Wednesday, 27 January 2016

West Country Tour … Lynton and Lynmouth, as too Exmoor … part 15 …



Lynton was the original ‘town’ on the steep hillsides of the Lyn valleys – the two rivers that cascaded down the gorge meeting at Lynmouth … we too made the dramatic descent.

Lyn River

A lot of stories emanate from these villages or the hinterland of the North Devon coast … where Exmoor finally reaches the sea.  We had a quick wander around … and certainly it is a place I’d love to return to, to see and learn some more.

Lovely twisty narrow Devon lane




As with Hartland Quay, Clovelly, Ilfracombe and now Lynmouth, Porlock and Watchet … those tiny harbours were no match for the storm winds … but lifeboat men will not give up …





Representation of boat being hauled
up the hill(s) 
… the heroic rescue of “the Louisa” in January 1899 … the lifeboat men hauled the Lynmouth lifeboat up and over the hills – and they are mean hills (even today!) … extraordinary effort to save 18 men … “The Strange and Heroic Journey of the Louisa” can be read here: well worth a read.





The caption states the photo was taken from the
Rising Sun and shows a Wolsey car stuck in the flood
... the visitor had come from Manchester (1952)



The Lynmouth flood of 1952 changed the village for ever … Exmoor was waterlogged … letting loose a wall of water and debris into the culverted river as it exited to the sea.  Disaster struck …







Showing where the two rivers met in 1952;
they now meet higher up the valley beyond the bridge;
the rivers are 3 times wider than they used to be.
… over 100 buildings were destroyed or damaged along with 28 of the 31 bridges, and 38 cars were washed out to sea.  34 people died, with a further 420 made homeless.  Similar events had been recorded at Lynmouth in 1607 and 1796.  But after this disaster in 1952, the village was rebuilt including diverting the river around the village.



There is a small museum dedicated to the disaster, as too a memorial garden at the place where a few houses were destroyed, but never rebuilt.


Showing the funicular
A cable-connected car, using a counterbalance system, on gravity, using water tanks … connects the two villages eliminating the walk up hill, or down steep hillsides.  The funicular opened in 1890, is 862 feet (263 m) long, operating on a 1 in 1.75 gradient track.




Lynmouth was described by Thomas Gainsborough (1727 – 1788) - artist, who honeymooned here with his bride, Margaret, as “the most delightful place for a landscape painter this country can boast”.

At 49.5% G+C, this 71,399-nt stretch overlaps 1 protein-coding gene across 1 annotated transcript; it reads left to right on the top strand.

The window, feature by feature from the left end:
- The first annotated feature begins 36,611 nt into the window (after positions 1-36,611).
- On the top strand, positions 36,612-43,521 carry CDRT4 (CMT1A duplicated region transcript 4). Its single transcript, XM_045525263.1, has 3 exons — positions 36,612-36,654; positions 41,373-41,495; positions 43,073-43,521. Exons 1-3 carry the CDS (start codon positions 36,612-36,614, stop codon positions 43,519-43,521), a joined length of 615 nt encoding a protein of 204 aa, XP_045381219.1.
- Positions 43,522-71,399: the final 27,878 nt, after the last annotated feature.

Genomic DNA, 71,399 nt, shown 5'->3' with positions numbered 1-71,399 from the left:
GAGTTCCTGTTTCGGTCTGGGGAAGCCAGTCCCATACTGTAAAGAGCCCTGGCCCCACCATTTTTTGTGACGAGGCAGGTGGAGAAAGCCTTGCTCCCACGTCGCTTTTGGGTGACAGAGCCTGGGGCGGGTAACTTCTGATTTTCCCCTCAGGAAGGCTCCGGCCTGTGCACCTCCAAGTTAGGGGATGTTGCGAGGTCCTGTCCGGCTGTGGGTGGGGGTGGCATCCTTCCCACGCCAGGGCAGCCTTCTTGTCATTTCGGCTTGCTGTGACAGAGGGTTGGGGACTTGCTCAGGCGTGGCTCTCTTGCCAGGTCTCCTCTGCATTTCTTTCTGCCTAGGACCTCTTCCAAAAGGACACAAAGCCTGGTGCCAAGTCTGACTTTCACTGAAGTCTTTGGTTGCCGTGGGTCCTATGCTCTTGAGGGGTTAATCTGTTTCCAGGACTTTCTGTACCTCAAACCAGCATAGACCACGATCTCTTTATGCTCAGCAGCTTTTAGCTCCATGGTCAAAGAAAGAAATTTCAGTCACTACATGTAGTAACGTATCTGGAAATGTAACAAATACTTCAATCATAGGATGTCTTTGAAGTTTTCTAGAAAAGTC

Looking back towards Lynton and Lynmouth

Apparently another honeymooner here in 1812 was the romantic poet Percy Bysshe Shelley with his 16 year old bride, Harriet - his first wife.


The South West Coast Path and Tarka Trail pass through, while three other trails start or terminate at Lynmouth:  Two Moors Way, the Samaritans Way South West, and the Coleridge Way.



Valley of the Rocks
In late 1797, Coleridge and Wordsworth visited the Valley of the Rocks – a dry valley running parallel to the coast – which is just to the west of Lynton.  R D Blackmore set part of Lorna Doone, first published in 1869, in the valley … some of the chapters being written in the Rising Sun – which we visit next time.



Castle Rock  - as seen by Southey


Robert Southey was a visitor in 1799 … describing the landscape as “covered with huge stones ... the very bones and skeletons of the earth; rock reeling upon rock, stone piled upon stone, a huge terrific mass”.






Eros Rock in the Lynton formation
with feral goat grazing



It is noted for its feral goats and for its geology (the Lynton Beds) … periglacial features are found here reflecting the limit of glaciation during the last ice age.


There’s a delightful Lynmouth/Exmoor National Park Centre open to events, talks for the community and visitors to explore and celebrate the fascinating heritage in the area.




Exmoor logo - they have endangered
Red Deer on the Moor


While we are here Exmoor deserves a mention … as our journey skirted round the Moor … but there are brilliant walks (on the moor and coastline), magnificent scenery, interesting geology, ancient woodland, heath and blanket mire (bog) … all of which provide different habitats for a variety of and some scarce flora and fauna.


Royal Forests across England 1327 - 1336


The National Park, so designated in 1954, is primarily an upland area with a dispersed population living mainly in small villages and hamlets.


Exmoor was a Royal Forest and hunting ground covering 18,810 acres (7,610 hectares) which was sold off in 1818 – more details can be found in Wiki.






Late October 2015 - rambling roses still
in flower and happily growing - shows us how
lucky we were with the weather.


Exmoor has evidence of human occupation from the Mesolithic era – about 8,000 years ago; there are over 800 miles of local paths; 267 square miles of wild landscape; and more than 5,000 species supported by the diverse range of habitat.


We needed more time to look a little closer, for the area boasts an impressive history that is not only diverse, but is surprising, fascinating and most of all - notable.


Hilary Melton-Butcher
Positive Letters Inspirational Stories

40 comments:

Blogoratti said...

Really interesting facts and stories. Many thanks for sharing those amazing photos. Greetings!